Staff turnoverStaff Turnover
Churn and burn in the child care sector

Staff retention in the child care sector is one of the biggest challenges facing the industry and it's widely believed that staff turnover sits at around 30-40 per cent, while some providers fare better than others, for many it is a constant battle to find staff.

The CEO of SDN Children's Services, Ginie Udy (pictured below), says their centres run at a turnover rate of around 20 per cent and attributes high staff attrition to a number of different factors:

"There are so many facets to this problem and a lot of it has to do with how we as a community value child care workers," says Udy.

"We need to look at what sort of social and financial investment we're all prepared to contribute in order to improve and stabilise the industry and make being a child care worker a career that's highly regarded, rewarding and has real potential for progression."

Udy says the child care industry can be compared to the aged care industry in Australia and in many other countries:

"There are sprinklings of highly qualified professionals in every service, but there are also some completely untrained/unqualified workers," she says.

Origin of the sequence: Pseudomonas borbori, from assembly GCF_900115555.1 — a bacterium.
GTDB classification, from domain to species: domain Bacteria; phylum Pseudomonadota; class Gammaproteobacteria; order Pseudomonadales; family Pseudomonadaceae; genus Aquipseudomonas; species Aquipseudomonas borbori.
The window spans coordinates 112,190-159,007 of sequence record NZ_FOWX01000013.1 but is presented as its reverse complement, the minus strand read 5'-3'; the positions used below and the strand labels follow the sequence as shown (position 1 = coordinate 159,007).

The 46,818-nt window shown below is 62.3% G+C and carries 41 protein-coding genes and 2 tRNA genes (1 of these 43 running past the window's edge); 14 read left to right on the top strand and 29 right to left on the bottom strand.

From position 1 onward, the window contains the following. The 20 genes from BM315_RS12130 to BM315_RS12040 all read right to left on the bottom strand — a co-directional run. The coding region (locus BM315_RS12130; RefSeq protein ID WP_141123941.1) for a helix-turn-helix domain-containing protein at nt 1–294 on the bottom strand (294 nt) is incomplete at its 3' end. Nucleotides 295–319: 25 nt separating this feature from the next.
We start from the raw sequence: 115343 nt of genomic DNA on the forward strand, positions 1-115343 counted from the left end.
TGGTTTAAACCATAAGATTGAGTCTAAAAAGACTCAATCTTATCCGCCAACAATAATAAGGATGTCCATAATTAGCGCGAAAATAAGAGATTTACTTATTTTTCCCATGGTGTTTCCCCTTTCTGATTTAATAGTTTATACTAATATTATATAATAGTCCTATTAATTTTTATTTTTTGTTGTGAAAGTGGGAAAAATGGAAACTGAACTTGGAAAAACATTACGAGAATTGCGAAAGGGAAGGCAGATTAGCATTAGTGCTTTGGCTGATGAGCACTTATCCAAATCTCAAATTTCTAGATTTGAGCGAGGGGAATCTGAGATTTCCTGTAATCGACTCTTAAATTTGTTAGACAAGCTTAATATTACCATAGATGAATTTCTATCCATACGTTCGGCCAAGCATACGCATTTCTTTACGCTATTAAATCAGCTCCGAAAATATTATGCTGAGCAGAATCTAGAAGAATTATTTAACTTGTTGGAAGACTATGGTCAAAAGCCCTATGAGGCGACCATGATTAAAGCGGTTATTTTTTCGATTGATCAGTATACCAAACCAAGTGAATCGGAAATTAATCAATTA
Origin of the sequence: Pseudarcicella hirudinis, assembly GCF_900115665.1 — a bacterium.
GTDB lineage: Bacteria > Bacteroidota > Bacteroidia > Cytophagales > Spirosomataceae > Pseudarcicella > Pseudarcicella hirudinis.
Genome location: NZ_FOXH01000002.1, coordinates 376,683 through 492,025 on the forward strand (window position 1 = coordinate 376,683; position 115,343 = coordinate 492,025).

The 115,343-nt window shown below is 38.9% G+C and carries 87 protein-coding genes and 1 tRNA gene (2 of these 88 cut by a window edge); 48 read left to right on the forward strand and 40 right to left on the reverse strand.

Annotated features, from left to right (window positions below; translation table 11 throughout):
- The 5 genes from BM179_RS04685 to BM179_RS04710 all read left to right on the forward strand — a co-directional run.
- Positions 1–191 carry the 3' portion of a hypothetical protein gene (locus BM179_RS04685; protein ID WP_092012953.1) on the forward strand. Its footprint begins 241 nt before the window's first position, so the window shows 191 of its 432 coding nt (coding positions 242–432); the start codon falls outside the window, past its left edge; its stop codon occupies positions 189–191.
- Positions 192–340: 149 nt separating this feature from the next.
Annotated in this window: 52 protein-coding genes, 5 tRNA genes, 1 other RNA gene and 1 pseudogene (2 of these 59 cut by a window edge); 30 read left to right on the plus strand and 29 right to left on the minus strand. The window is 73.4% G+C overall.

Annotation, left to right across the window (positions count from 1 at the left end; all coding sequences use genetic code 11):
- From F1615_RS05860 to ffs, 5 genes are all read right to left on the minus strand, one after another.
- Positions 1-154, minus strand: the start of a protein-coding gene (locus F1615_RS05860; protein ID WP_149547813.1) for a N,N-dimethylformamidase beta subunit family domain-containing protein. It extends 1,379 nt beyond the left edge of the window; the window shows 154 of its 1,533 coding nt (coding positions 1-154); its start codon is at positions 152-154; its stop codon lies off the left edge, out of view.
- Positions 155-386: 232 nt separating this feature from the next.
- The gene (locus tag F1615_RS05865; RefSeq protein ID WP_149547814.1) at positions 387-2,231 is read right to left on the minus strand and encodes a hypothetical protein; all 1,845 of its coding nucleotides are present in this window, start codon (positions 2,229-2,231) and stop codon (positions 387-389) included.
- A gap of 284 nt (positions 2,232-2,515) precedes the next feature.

"These workers may be dedicated and experienced, but they're not qualified or necessarily trained. Those who have studied early childhood education at university and are qualified teachers are reasonably well paid at a professional pay level, but not as much as a teacher in a school.

Then there are the Diploma/TAFE qualified carers, Cert 3 people and other workers who have no training at all, so there's a huge mix of people and we need to look at how all their work is valued and remunerated.Staff need to be valued and have some sense of progression prospects to want to stay at a centre," she says.

Udy says child care attracts many female workers who are looking for a career that gives them flexibility to manage their own family life, so there is a much higher incidence of staff on maternity leave than in other industries.There are also large numbers of young women who leave to travel and gain different experiences.